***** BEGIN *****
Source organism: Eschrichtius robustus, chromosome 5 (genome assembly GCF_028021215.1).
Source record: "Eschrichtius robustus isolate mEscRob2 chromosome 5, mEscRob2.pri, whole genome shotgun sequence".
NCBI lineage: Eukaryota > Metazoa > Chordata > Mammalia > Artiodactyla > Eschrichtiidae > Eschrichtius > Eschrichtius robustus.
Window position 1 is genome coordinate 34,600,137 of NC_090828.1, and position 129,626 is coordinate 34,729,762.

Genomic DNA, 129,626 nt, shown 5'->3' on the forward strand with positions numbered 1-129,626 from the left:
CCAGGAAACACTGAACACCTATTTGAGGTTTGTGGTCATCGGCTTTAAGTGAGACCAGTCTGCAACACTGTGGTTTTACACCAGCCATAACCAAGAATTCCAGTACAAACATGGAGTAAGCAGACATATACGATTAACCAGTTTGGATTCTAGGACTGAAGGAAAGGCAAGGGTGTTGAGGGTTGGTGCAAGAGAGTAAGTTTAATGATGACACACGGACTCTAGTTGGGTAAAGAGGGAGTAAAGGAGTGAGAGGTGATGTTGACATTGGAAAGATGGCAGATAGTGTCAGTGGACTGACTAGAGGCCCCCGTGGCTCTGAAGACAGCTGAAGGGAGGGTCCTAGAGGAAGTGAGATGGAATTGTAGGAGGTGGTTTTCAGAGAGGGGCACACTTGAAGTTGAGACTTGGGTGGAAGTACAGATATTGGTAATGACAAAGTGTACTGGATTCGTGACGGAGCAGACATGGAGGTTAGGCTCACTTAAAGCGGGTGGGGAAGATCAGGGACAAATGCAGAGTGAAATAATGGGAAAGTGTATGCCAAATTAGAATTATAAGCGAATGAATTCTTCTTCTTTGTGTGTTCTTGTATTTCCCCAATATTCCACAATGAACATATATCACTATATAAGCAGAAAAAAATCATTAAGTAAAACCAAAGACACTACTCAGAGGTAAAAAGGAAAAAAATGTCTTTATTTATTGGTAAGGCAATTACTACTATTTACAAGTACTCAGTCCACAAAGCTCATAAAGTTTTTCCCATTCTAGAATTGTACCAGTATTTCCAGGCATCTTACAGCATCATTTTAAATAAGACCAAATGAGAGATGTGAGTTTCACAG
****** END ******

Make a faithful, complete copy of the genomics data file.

Source organism: Eschrichtius robustus, chromosome 5 (genome assembly GCF_028021215.1).
Source record: "Eschrichtius robustus isolate mEscRob2 chromosome 5, mEscRob2.pri, whole genome shotgun sequence".
NCBI lineage: Eukaryota > Metazoa > Chordata > Mammalia > Artiodactyla > Eschrichtiidae > Eschrichtius > Eschrichtius robustus.
Window position 1 is genome coordinate 34,600,137 of NC_090828.1, and position 129,626 is coordinate 34,729,762.

Genomic DNA, 129,626 nt, shown 5'->3' on the forward strand with positions numbered 1-129,626 from the left:
CCAGGAAACACTGAACACCTATTTGAGGTTTGTGGTCATCGGCTTTAAGTGAGACCAGTCTGCAACACTGTGGTTTTACACCAGCCATAACCAAGAATTCCAGTACAAACATGGAGTAAGCAGACATATACGATTAACCAGTTTGGATTCTAGGACTGAAGGAAAGGCAAGGGTGTTGAGGGTTGGTGCAAGAGAGTAAGTTTAATGATGACACACGGACTCTAGTTGGGTAAAGAGGGAGTAAAGGAGTGAGAGGTGATGTTGACATTGGAAAGATGGCAGATAGTGTCAGTGGACTGACTAGAGGCCCCCGTGGCTCTGAAGACAGCTGAAGGGAGGGTCCTAGAGGAAGTGAGATGGAATTGTAGGAGGTGGTTTTCAGAGAGGGGCACACTTGAAGTTGAGACTTGGGTGGAAGTACAGATATTGGTAATGACAAAGTGTACTGGATTCGTGACGGAGCAGACATGGAGGTTAGGCTCACTTAAAGCGGGTGGGGAAGATCAGGGACAAATGCAGAGTGAAATAATGGGAAAGTGTATGCCAAATTAGAATTATAAGCGAATGAATTCTTCTTCTTTGTGTGTTCTTGTATTTCCCCAATATTCCACAATGAACATATATCACTATATAAGCAGAAAAAAATCATTAAGTAAAACCAAAGACACTACTCAGAGGTAAAAAGGAAAAAAATGTCTTTATTTATTGGTAAGGCAATTACTACTATTTACAAGTACTCAGTCCACAAAGCTCATAAAGTTTTTCCCATTCTAGAATTGTACCAGTATTTCCAGGCATCTTACAGCATCATTTTAAATAAGACCAAATGAGAGATGTGAGTTTCACAG